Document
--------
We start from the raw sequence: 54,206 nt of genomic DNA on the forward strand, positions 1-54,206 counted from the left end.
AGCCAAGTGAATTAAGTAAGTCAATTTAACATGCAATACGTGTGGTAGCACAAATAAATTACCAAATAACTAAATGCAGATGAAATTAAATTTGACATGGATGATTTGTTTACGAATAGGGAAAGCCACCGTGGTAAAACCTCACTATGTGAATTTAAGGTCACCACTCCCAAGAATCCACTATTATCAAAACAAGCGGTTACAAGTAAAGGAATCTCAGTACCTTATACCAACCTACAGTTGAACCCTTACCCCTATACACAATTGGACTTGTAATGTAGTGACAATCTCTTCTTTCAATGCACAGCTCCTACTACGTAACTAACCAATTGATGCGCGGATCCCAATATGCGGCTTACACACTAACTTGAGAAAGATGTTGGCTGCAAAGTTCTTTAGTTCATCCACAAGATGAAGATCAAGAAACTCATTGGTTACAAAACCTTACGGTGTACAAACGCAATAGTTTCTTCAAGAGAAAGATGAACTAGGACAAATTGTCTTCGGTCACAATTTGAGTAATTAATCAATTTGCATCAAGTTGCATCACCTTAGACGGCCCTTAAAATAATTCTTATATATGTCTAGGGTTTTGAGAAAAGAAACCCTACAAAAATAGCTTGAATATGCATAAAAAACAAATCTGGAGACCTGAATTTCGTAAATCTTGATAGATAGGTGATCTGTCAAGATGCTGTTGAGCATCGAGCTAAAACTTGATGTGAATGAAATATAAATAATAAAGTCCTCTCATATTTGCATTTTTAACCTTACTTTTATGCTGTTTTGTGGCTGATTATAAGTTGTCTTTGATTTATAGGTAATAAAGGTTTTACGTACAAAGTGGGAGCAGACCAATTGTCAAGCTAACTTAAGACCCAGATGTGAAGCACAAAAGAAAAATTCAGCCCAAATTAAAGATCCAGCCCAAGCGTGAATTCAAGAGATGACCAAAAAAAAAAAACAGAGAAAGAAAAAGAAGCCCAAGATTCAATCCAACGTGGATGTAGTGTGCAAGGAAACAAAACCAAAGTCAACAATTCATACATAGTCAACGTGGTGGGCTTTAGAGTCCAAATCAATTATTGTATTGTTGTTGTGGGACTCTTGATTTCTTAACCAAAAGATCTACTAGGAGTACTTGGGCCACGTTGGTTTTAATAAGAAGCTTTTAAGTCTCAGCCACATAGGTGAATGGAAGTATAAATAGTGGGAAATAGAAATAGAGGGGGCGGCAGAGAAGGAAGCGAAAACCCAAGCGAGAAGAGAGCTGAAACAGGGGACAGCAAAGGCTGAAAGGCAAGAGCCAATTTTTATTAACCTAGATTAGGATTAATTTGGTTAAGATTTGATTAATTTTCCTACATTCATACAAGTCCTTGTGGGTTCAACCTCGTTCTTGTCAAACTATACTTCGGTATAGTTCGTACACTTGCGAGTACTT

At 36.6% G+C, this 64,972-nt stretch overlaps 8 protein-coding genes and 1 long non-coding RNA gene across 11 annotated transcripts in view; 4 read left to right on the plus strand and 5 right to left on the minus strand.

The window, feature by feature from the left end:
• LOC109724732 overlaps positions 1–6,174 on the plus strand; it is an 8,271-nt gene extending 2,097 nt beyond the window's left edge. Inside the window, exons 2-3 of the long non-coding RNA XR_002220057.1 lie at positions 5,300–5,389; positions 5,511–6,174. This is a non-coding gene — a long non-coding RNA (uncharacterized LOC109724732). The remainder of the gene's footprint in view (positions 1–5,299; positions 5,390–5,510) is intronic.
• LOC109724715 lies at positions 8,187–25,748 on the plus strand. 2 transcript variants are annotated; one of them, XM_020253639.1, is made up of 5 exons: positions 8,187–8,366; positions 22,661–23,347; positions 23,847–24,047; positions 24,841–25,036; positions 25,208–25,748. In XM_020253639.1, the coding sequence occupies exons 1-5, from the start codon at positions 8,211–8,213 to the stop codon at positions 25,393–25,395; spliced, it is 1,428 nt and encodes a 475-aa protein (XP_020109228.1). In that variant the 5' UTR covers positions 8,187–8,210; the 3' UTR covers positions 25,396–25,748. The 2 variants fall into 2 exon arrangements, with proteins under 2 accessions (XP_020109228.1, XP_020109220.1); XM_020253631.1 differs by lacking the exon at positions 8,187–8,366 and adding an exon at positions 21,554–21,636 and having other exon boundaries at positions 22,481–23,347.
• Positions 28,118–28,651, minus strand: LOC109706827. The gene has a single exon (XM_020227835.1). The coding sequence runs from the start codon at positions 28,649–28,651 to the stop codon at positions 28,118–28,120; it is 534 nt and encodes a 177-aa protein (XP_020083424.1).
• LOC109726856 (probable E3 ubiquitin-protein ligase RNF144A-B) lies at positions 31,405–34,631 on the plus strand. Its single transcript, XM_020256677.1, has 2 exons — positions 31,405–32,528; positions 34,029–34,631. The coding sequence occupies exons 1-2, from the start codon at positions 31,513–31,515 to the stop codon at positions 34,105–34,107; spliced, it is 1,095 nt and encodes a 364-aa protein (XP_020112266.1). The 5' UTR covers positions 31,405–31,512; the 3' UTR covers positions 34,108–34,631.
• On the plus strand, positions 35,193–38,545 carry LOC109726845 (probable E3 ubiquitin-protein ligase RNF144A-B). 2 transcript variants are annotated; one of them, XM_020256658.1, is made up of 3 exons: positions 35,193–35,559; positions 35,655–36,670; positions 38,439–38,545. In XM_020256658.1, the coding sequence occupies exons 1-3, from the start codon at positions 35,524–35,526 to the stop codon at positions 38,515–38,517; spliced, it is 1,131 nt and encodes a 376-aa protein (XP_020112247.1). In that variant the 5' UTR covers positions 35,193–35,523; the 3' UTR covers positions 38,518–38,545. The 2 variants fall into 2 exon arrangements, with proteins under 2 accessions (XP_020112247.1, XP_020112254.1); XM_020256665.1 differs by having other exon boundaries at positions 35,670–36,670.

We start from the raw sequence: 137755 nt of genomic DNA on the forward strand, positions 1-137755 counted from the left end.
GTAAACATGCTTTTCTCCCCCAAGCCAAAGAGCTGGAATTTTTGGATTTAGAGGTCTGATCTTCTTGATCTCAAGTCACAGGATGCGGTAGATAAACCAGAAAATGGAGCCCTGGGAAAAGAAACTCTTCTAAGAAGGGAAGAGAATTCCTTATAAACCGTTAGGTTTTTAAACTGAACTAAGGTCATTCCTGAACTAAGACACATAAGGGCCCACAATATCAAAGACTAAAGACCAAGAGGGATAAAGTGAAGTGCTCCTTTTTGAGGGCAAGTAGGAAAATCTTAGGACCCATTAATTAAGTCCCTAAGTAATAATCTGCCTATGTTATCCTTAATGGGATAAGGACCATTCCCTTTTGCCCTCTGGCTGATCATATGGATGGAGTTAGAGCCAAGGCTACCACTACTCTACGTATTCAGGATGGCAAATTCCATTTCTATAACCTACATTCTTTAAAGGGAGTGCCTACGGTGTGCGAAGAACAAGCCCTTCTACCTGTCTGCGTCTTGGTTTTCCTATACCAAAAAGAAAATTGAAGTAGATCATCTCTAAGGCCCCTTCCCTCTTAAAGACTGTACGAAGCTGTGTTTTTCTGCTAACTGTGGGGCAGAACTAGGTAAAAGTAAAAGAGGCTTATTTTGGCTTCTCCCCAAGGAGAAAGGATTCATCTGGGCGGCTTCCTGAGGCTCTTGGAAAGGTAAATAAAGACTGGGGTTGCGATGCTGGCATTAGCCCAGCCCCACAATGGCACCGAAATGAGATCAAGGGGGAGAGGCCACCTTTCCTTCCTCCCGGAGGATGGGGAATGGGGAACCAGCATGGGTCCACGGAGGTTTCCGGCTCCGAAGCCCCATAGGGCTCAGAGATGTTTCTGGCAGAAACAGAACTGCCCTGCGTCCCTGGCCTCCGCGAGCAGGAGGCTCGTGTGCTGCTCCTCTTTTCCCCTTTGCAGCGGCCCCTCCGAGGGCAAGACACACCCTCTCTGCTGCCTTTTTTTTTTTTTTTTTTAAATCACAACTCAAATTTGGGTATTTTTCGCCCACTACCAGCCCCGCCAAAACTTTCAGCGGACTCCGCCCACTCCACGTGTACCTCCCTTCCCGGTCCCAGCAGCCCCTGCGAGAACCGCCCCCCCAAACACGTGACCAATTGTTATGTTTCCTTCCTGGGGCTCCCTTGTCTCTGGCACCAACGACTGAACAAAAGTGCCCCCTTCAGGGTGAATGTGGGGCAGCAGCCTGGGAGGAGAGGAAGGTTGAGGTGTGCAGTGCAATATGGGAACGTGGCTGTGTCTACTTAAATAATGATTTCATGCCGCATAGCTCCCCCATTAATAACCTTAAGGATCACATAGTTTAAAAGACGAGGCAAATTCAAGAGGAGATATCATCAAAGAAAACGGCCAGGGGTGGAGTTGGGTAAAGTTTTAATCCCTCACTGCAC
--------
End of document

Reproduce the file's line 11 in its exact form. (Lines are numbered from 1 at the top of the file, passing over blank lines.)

GTAAACATGCTTTTCTCCCCCAAGCCAAAGAGCTGGAATTTTTGGATTTAGAGGTCTGATCTTCTTGATCTCAAGTCACAGGATGCGGTAGATAAACCAGAAAATGGAGCCCTGGGAAAAGAAACTCTTCTAAGAAGGGAAGAGAATTCCTTATAAACCGTTAGGTTTTTAAACTGAACTAAGGTCATTCCTGAACTAAGACACATAAGGGCCCACAATATCAAAGACTAAAGACCAAGAGGGATAAAGTGAAGTGCTCCTTTTTGAGGGCAAGTAGGAAAATCTTAGGACCCATTAATTAAGTCCCTAAGTAATAATCTGCCTATGTTATCCTTAATGGGATAAGGACCATTCCCTTTTGCCCTCTGGCTGATCATATGGATGGAGTTAGAGCCAAGGCTACCACTACTCTACGTATTCAGGATGGCAAATTCCATTTCTATAACCTACATTCTTTAAAGGGAGTGCCTACGGTGTGCGAAGAACAAGCCCTTCTACCTGTCTGCGTCTTGGTTTTCCTATACCAAAAAGAAAATTGAAGTAGATCATCTCTAAGGCCCCTTCCCTCTTAAAGACTGTACGAAGCTGTGTTTTTCTGCTAACTGTGGGGCAGAACTAGGTAAAAGTAAAAGAGGCTTATTTTGGCTTCTCCCCAAGGAGAAAGGATTCATCTGGGCGGCTTCCTGAGGCTCTTGGAAAGGTAAATAAAGACTGGGGTTGCGATGCTGGCATTAGCCCAGCCCCACAATGGCACCGAAATGAGATCAAGGGGGAGAGGCCACCTTTCCTTCCTCCCGGAGGATGGGGAATGGGGAACCAGCATGGGTCCACGGAGGTTTCCGGCTCCGAAGCCCCATAGGGCTCAGAGATGTTTCTGGCAGAAACAGAACTGCCCTGCGTCCCTGGCCTCCGCGAGCAGGAGGCTCGTGTGCTGCTCCTCTTTTCCCCTTTGCAGCGGCCCCTCCGAGGGCAAGACACACCCTCTCTGCTGCCTTTTTTTTTTTTTTTTTTAAATCACAACTCAAATTTGGGTATTTTTCGCCCACTACCAGCCCCGCCAAAACTTTCAGCGGACTCCGCCCACTCCACGTGTACCTCCCTTCCCGGTCCCAGCAGCCCCTGCGAGAACCGCCCCCCCAAACACGTGACCAATTGTTATGTTTCCTTCCTGGGGCTCCCTTGTCTCTGGCACCAACGACTGAACAAAAGTGCCCCCTTCAGGGTGAATGTGGGGCAGCAGCCTGGGAGGAGAGGAAGGTTGAGGTGTGCAGTGCAATATGGGAACGTGGCTGTGTCTACTTAAATAATGATTTCATGCCGCATAGCTCCCCCATTAATAACCTTAAGGATCACATAGTTTAAAAGACGAGGCAAATTCAAGAGGAGATATCATCAAAGAAAACGGCCAGGGGTGGAGTTGGGTAAAGTTTTAATCCCTCACTGCAC